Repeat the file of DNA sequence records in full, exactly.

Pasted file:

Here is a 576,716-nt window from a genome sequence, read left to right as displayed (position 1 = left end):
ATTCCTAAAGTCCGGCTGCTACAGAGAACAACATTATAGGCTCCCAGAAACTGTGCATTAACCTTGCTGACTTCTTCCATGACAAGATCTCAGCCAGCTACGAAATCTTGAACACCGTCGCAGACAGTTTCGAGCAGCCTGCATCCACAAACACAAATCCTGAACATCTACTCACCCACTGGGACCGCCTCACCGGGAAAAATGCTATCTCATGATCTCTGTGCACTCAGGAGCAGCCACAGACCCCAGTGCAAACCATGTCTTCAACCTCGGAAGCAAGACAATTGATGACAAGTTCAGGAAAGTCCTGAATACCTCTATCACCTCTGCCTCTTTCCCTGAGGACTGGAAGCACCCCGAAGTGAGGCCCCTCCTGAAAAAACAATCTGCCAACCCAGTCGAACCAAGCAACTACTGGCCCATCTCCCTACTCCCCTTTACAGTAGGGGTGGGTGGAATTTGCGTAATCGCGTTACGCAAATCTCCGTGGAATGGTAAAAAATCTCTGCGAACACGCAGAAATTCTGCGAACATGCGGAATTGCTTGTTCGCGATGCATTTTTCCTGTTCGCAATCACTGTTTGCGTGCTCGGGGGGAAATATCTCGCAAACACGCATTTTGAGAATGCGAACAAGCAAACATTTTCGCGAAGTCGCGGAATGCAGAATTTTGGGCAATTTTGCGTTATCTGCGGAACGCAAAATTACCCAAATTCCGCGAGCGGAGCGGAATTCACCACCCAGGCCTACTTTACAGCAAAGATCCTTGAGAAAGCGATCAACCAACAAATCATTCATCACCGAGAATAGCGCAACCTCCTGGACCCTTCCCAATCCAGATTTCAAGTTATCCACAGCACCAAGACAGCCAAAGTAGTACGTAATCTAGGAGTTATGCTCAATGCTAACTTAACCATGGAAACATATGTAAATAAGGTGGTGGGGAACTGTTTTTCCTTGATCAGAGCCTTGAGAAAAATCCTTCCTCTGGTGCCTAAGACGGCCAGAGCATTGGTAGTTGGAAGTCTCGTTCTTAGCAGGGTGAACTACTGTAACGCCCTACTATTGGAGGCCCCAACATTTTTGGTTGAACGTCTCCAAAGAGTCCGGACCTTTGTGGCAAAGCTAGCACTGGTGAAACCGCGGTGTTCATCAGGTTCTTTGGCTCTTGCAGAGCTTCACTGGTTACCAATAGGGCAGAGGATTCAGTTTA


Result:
Here is a 576,716-nt window from a genome sequence, read left to right as displayed (position 1 = left end):
ATTCCTAAAGTCCGGCTGCTACAGAGAACAACATTATAGGCTCCCAGAAACTGTGCATTAACCTTGCTGACTTCTTCCATGACAAGATCTCAGCCAGCTACGAAATCTTGAACACCGTCGCAGACAGTTTCGAGCAGCCTGCATCCACAAACACAAATCCTGAACATCTACTCACCCACTGGGACCGCCTCACCGGGAAAAATGCTATCTCATGATCTCTGTGCACTCAGGAGCAGCCACAGACCCCAGTGCAAACCATGTCTTCAACCTCGGAAGCAAGACAATTGATGACAAGTTCAGGAAAGTCCTGAATACCTCTATCACCTCTGCCTCTTTCCCTGAGGACTGGAAGCACCCCGAAGTGAGGCCCCTCCTGAAAAAACAATCTGCCAACCCAGTCGAACCAAGCAACTACTGGCCCATCTCCCTACTCCCCTTTACAGTAGGGGTGGGTGGAATTTGCGTAATCGCGTTACGCAAATCTCCGTGGAATGGTAAAAAATCTCTGCGAACACGCAGAAATTCTGCGAACATGCGGAATTGCTTGTTCGCGATGCATTTTTCCTGTTCGCAATCACTGTTTGCGTGCTCGGGGGGAAATATCTCGCAAACACGCATTTTGAGAATGCGAACAAGCAAACATTTTCGCGAAGTCGCGGAATGCAGAATTTTGGGCAATTTTGCGTTATCTGCGGAACGCAAAATTACCCAAATTCCGCGAGCGGAGCGGAATTCACCACCCAGGCCTACTTTACAGCAAAGATCCTTGAGAAAGCGATCAACCAACAAATCATTCATCACCGAGAATAGCGCAACCTCCTGGACCCTTCCCAATCCAGATTTCAAGTTATCCACAGCACCAAGACAGCCAAAGTAGTACGTAATCTAGGAGTTATGCTCAATGCTAACTTAACCATGGAAACATATGTAAATAAGGTGGTGGGGAACTGTTTTTCCTTGATCAGAGCCTTGAGAAAAATCCTTCCTCTGGTGCCTAAGACGGCCAGAGCATTGGTAGTTGGAAGTCTCGTTCTTAGCAGGGTGAACTACTGTAACGCCCTACTATTGGAGGCCCCAACATTTTTGGTTGAACGTCTCCAAAGAGTCCGGACCTTTGTGGCAAAGCTAGCACTGGTGAAACCGCGGTGTTCATCAGGTTCTTTGGCTCTTGCAGAGCTTCACTGGTTACCAATAGGGCAGAGGATTCAGTTTA